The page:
El Dia de Los Muertos flourishes as colorful festival
Celebrate culture and the arts tonight at the corner of Richard Arrington and 1st Ave. N. behind what used to be Bare Hands Gallery. The sights, sounds, and foods are well worth the $10 admission price. This year there will be traditional Mexican dancing, poetry readings, and of course many altars honoring friends and family that have passed. UAB professors and alumni have lent their talent to this year’s event.
Weld Editor in Chief has this to say about the annual festival:
My grandmother once pulled out one of her teeth with a pair of pliers.
It seemed like a good idea at the time. She was in a motel room outside of Salt Lake City, having driven alone through a snowstorm, hauling probably a thousand pounds of French cut-glass and twice that weight in books about delicate porcelain and sundry, pretty hand-painted things. She had a toothache. The bleating blizzard outside had made clear its plans to go all night, and her dentist — if she had one, which I doubt — was 1,500 miles behind her in Houston and the booth she was bound for, at an antique show in some high desert. Behind the wheel she could ignore the throb in her jaw and concentrate on the road, but now that the snow had stopped her, the tooth was talking. She decided to shut it up. She went to the toolbox with which she always traveled and pulled out the pliers, along with a small bottle of whiskey. The next thing that happened, the way the story goes, is that she took one man-sized slug from the bottle, inserted the pliers between her lips, grasped the angry molar and yanked.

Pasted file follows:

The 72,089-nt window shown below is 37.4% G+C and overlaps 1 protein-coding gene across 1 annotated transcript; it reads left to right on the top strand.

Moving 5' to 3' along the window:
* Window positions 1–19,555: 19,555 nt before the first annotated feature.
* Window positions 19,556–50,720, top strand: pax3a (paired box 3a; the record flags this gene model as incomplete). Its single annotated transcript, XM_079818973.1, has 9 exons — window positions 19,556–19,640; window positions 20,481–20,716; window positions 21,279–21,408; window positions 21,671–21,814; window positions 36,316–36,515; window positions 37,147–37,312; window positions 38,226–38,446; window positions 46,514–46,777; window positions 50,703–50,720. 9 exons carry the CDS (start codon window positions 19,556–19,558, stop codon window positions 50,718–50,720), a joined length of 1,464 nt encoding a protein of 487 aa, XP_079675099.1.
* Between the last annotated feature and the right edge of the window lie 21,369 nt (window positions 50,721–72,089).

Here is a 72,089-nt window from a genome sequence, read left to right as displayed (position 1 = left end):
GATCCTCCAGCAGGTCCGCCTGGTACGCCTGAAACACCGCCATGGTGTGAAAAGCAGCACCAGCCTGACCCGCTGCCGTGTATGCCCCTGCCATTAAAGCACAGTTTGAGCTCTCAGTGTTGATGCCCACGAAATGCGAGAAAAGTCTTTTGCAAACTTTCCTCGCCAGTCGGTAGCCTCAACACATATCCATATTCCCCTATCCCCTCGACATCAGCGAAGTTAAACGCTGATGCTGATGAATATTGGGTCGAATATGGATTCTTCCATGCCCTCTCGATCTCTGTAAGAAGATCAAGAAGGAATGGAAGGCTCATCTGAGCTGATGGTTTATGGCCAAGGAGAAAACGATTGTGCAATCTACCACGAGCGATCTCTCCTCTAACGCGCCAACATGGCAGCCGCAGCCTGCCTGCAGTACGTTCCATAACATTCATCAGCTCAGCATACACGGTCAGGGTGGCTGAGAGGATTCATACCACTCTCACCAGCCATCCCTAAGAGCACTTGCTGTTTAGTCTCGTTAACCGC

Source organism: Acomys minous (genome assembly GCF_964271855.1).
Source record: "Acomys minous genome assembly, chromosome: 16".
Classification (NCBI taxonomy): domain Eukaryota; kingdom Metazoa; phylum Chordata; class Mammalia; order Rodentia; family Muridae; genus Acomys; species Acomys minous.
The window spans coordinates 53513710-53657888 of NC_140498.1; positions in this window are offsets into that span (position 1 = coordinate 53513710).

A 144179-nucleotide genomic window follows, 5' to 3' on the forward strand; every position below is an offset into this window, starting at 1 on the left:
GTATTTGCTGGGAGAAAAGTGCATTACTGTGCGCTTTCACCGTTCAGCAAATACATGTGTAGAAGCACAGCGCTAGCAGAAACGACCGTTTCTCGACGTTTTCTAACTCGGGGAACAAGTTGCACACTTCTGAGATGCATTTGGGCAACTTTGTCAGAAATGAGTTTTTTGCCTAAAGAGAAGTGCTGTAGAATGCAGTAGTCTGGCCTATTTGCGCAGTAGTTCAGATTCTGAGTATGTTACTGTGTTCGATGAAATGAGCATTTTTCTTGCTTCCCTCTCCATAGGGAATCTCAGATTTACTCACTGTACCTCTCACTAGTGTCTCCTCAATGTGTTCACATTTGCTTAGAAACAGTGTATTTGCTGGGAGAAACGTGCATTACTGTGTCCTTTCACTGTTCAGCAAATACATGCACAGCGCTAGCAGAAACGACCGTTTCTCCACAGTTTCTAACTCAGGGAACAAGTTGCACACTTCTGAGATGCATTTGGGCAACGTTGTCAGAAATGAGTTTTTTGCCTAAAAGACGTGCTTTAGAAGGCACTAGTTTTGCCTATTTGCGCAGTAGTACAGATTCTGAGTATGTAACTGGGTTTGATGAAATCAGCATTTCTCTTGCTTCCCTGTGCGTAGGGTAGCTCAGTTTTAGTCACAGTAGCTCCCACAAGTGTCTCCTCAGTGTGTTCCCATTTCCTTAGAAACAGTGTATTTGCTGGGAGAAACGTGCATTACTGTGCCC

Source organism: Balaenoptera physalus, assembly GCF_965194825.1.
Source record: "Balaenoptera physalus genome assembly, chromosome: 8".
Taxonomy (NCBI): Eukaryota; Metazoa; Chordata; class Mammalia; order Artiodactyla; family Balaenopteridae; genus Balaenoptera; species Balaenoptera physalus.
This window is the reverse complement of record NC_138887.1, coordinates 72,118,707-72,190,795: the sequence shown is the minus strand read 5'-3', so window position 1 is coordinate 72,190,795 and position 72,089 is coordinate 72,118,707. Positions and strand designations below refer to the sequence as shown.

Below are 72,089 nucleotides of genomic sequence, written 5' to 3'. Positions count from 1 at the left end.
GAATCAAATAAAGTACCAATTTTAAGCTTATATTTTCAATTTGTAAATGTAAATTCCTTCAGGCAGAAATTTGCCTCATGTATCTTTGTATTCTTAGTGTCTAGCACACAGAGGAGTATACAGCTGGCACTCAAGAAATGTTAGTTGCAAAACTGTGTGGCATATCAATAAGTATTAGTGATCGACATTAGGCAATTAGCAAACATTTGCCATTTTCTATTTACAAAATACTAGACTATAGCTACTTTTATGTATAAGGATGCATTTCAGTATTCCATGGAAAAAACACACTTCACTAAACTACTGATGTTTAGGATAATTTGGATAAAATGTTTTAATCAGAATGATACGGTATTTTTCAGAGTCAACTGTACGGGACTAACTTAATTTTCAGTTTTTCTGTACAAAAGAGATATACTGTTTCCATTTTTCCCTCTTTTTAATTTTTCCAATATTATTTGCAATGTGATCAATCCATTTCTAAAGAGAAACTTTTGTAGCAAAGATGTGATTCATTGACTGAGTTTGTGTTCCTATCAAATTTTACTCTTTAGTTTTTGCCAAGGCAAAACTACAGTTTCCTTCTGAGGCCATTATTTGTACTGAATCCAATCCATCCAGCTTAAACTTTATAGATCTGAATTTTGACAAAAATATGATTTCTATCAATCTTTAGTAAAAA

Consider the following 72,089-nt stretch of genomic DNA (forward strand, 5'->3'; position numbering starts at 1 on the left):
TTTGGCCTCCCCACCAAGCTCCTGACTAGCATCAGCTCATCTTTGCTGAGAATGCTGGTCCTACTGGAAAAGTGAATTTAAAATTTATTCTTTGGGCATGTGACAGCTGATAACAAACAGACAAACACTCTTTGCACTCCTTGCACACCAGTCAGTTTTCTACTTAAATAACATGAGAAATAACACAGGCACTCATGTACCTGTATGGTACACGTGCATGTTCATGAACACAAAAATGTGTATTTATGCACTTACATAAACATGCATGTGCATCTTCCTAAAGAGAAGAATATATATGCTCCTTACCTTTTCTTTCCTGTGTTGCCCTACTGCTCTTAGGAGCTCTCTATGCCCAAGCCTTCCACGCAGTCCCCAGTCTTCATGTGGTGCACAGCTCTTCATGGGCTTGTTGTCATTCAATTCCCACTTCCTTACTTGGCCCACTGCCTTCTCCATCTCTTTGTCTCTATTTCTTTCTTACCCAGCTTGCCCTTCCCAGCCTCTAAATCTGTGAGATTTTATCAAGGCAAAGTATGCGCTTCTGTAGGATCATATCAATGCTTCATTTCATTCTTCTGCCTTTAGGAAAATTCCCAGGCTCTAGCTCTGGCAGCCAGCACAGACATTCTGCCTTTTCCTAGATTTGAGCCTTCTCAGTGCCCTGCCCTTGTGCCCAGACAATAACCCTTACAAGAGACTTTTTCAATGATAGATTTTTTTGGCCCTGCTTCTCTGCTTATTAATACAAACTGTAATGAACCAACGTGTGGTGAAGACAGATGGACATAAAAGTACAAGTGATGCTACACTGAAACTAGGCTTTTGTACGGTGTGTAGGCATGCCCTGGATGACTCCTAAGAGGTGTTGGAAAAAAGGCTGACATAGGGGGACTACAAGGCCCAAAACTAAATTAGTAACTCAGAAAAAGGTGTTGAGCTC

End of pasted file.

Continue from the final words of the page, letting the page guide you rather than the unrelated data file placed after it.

“When you die, one of two things happens,” my grandmother always said. “Something. Or nothing.”
I think of that utterance all the time, but probably never so giddily as on Dia de los Muertos, Nov. 2, celebrated in Mexico — as well as in Birmingham — as the “Day of the Dead.” Even before my grandmother died (in January 2009, at the age of 94), this phrase was a sing-song in my head during the multicultural memorial celebration: “Something or nothing — something or nothing — something or nothing.” The certainty of the uncertainty has always made me laugh out loud.
From 2003 to 2010, the local Dia de los Muertos celebration was hosted by Bare Hands Gallery, located on the edge of the viaduct on Richard Arrington Blvd. South. Bare Hands closed last year and the space is now home to Gallery Soleil, but the celebration will take place where it always did — in the alley and vast parking lot behind the gallery. Dia de los Muertos numero nueve runs rain or shine from 5-10 p.m. in the big fenced parking lot at 2115 First Ave. South. Admission is $10 for attendees ages 13 and up, $3 for children ages 7 to 12 and free for children 6 and younger.
The festivities begin around 5 p.m. with children’s crafts, followed by Ballet Folklorico Corazon Azteca performing traditional dances at 6 p.m. Birmingham poet and Dia de los Muertos emcee Matt Layne will lead a performance of spoken-word poetry starting around 6:25 p.m., and local artists including Beau Gustafson, Omari Jazz, Kurt Jenkins, Celeste Laborde, Jeszi Parrish and Sharrif Simmons will debut a new performance piece titledAria for Those Who Have Crossed the Ocean. During a “memorial roll call” that begins at 7 p.m., Birmingham poet Matt Layne will read aloud the names of deceased loved ones and then festival attendees will join a mock funeral procession to be finished with fireworks, the tolling of bells, the beating of drums and singing. Susan Torres y Conjunto Clemencia will close out the night with “accordion-based, dance-like-crazy conjunto and more.”
The way of the day
In Mexico, the “Day of the Dead” is a major holiday: the festive celebrations of El Dia de los Muertos suggest a fairly sanguine cultural attitude toward death. Tradition says that if you build an altar of remembrance for deceased loved ones on Nov. 1 and 2 then their spirits can return and celebrate with the living during those special days.